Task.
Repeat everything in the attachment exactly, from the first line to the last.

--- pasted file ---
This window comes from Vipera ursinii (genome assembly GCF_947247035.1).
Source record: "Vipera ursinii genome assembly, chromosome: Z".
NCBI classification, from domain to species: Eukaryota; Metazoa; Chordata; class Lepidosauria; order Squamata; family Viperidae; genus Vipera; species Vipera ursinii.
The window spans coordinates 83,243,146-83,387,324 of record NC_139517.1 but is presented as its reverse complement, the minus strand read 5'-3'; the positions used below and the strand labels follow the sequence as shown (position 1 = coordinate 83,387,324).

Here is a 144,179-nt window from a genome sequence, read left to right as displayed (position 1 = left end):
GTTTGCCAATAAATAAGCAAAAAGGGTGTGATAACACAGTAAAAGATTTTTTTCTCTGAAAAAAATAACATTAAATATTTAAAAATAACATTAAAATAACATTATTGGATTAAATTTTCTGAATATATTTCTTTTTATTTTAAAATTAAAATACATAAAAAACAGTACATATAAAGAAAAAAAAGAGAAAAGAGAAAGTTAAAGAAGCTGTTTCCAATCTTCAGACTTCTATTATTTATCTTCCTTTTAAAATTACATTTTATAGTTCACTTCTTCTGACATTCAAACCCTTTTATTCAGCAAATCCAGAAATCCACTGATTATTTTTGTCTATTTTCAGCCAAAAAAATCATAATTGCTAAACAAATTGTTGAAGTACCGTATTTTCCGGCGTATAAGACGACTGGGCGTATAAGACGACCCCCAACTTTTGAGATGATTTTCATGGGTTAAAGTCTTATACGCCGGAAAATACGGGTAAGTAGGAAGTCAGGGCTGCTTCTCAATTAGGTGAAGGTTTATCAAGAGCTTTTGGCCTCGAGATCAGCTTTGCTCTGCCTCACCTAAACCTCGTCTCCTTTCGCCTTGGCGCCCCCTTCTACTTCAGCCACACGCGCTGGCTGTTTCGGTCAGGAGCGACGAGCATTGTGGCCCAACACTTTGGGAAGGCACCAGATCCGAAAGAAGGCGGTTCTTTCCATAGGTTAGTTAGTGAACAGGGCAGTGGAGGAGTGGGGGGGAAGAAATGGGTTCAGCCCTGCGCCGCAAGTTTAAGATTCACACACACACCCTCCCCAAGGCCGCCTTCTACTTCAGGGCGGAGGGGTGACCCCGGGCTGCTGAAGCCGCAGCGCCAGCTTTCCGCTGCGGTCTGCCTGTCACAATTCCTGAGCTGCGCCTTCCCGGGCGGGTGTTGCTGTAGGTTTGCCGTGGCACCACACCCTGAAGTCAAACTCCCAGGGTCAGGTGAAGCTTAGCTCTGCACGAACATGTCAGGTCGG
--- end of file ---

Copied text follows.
This window comes from Vipera ursinii (genome assembly GCF_947247035.1).
Source record: "Vipera ursinii genome assembly, chromosome: Z".
NCBI classification, from domain to species: Eukaryota; Metazoa; Chordata; class Lepidosauria; order Squamata; family Viperidae; genus Vipera; species Vipera ursinii.
The window spans coordinates 83,243,146-83,387,324 of record NC_139517.1 but is presented as its reverse complement, the minus strand read 5'-3'; the positions used below and the strand labels follow the sequence as shown (position 1 = coordinate 83,387,324).

Here is a 144,179-nt window from a genome sequence, read left to right as displayed (position 1 = left end):
GTTTGCCAATAAATAAGCAAAAAGGGTGTGATAACACAGTAAAAGATTTTTTTCTCTGAAAAAAATAACATTAAATATTTAAAAATAACATTAAAATAACATTATTGGATTAAATTTTCTGAATATATTTCTTTTTATTTTAAAATTAAAATACATAAAAAACAGTACATATAAAGAAAAAAAAGAGAAAAGAGAAAGTTAAAGAAGCTGTTTCCAATCTTCAGACTTCTATTATTTATCTTCCTTTTAAAATTACATTTTATAGTTCACTTCTTCTGACATTCAAACCCTTTTATTCAGCAAATCCAGAAATCCACTGATTATTTTTGTCTATTTTCAGCCAAAAAAATCATAATTGCTAAACAAATTGTTGAAGTACCGTATTTTCCGGCGTATAAGACGACTGGGCGTATAAGACGACCCCCAACTTTTGAGATGATTTTCATGGGTTAAAGTCTTATACGCCGGAAAATACGGGTAAGTAGGAAGTCAGGGCTGCTTCTCAATTAGGTGAAGGTTTATCAAGAGCTTTTGGCCTCGAGATCAGCTTTGCTCTGCCTCACCTAAACCTCGTCTCCTTTCGCCTTGGCGCCCCCTTCTACTTCAGCCACACGCGCTGGCTGTTTCGGTCAGGAGCGACGAGCATTGTGGCCCAACACTTTGGGAAGGCACCAGATCCGAAAGAAGGCGGTTCTTTCCATAGGTTAGTTAGTGAACAGGGCAGTGGAGGAGTGGGGGGGAAGAAATGGGTTCAGCCCTGCGCCGCAAGTTTAAGATTCACACACACACCCTCCCCAAGGCCGCCTTCTACTTCAGGGCGGAGGGGTGACCCCGGGCTGCTGAAGCCGCAGCGCCAGCTTTCCGCTGCGGTCTGCCTGTCACAATTCCTGAGCTGCGCCTTCCCGGGCGGGTGTTGCTGTAGGTTTGCCGTGGCACCACACCCTGAAGTCAAACTCCCAGGGTCAGGTGAAGCTTAGCTCTGCACGAACATGTCAGGTCGG